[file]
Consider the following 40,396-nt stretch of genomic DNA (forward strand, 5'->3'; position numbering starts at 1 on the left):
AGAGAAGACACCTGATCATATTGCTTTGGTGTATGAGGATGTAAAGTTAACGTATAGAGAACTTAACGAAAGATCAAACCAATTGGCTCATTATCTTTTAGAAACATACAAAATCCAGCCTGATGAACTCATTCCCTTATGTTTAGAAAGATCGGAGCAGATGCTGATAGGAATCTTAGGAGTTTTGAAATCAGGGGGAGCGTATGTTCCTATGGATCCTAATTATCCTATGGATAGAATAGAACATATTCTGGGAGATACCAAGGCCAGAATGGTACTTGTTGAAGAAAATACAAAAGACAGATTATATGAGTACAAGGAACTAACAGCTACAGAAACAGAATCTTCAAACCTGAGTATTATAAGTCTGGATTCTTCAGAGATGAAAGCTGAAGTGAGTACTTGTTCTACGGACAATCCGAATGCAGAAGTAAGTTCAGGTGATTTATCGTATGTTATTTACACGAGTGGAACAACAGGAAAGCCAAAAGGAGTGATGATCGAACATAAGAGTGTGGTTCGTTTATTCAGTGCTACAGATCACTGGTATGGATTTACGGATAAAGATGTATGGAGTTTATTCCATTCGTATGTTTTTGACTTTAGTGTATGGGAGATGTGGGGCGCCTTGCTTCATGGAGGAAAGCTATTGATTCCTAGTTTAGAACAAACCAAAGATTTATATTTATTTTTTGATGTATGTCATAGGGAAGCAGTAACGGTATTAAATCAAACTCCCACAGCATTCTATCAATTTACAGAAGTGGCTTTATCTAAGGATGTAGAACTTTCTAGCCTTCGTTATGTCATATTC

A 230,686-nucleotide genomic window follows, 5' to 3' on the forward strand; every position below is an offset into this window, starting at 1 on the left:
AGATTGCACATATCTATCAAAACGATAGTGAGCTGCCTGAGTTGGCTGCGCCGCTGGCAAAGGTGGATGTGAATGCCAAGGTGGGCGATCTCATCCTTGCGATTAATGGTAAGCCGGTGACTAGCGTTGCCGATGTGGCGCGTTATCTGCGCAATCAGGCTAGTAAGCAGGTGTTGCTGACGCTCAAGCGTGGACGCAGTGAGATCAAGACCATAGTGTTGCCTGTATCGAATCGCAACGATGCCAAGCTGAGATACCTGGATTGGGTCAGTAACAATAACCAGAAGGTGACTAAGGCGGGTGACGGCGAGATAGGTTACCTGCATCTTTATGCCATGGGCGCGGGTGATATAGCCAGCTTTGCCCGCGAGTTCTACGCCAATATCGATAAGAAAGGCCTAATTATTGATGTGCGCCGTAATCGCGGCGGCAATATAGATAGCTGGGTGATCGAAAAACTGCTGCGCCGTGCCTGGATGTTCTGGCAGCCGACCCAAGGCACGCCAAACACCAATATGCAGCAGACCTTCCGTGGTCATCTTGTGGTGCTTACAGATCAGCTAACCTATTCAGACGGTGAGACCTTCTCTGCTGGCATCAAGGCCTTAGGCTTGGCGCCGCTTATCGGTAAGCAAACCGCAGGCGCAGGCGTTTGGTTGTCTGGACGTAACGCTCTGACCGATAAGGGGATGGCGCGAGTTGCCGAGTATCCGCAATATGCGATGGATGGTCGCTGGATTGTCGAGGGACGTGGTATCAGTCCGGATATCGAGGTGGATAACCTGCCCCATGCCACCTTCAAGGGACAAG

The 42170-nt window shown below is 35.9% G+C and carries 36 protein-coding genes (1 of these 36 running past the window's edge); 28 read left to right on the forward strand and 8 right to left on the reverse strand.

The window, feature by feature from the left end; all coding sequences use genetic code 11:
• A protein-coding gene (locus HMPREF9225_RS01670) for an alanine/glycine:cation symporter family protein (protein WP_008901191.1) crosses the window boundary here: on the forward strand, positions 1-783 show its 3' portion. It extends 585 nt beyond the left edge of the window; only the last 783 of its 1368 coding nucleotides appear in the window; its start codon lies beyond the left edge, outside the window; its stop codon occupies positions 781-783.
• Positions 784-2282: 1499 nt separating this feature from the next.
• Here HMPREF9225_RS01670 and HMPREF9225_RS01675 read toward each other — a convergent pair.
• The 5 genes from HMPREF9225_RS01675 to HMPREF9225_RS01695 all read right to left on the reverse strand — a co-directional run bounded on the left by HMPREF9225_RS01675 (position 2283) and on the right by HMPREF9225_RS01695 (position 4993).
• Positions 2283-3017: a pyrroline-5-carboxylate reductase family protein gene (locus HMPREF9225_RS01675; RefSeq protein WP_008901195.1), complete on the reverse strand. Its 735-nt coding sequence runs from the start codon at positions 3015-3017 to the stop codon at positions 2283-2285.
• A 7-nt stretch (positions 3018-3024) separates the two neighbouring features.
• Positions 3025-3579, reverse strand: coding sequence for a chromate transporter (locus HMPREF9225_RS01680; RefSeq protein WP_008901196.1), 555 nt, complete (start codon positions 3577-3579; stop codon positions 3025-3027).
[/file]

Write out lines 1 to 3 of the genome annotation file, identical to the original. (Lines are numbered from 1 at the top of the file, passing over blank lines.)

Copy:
Consider the following 40,396-nt stretch of genomic DNA (forward strand, 5'->3'; position numbering starts at 1 on the left):
AGAGAAGACACCTGATCATATTGCTTTGGTGTATGAGGATGTAAAGTTAACGTATAGAGAACTTAACGAAAGATCAAACCAATTGGCTCATTATCTTTTAGAAACATACAAAATCCAGCCTGATGAACTCATTCCCTTATGTTTAGAAAGATCGGAGCAGATGCTGATAGGAATCTTAGGAGTTTTGAAATCAGGGGGAGCGTATGTTCCTATGGATCCTAATTATCCTATGGATAGAATAGAACATATTCTGGGAGATACCAAGGCCAGAATGGTACTTGTTGAAGAAAATACAAAAGACAGATTATATGAGTACAAGGAACTAACAGCTACAGAAACAGAATCTTCAAACCTGAGTATTATAAGTCTGGATTCTTCAGAGATGAAAGCTGAAGTGAGTACTTGTTCTACGGACAATCCGAATGCAGAAGTAAGTTCAGGTGATTTATCGTATGTTATTTACACGAGTGGAACAACAGGAAAGCCAAAAGGAGTGATGATCGAACATAAGAGTGTGGTTCGTTTATTCAGTGCTACAGATCACTGGTATGGATTTACGGATAAAGATGTATGGAGTTTATTCCATTCGTATGTTTTTGACTTTAGTGTATGGGAGATGTGGGGCGCCTTGCTTCATGGAGGAAAGCTATTGATTCCTAGTTTAGAACAAACCAAAGATTTATATTTATTTTTTGATGTATGTCATAGGGAAGCAGTAACGGTATTAAATCAAACTCCCACAGCATTCTATCAATTTACAGAAGTGGCTTTATCTAAGGATGTAGAACTTTCTAGCCTTCGTTATGTCATATTC

A 230,686-nucleotide genomic window follows, 5' to 3' on the forward strand; every position below is an offset into this window, starting at 1 on the left: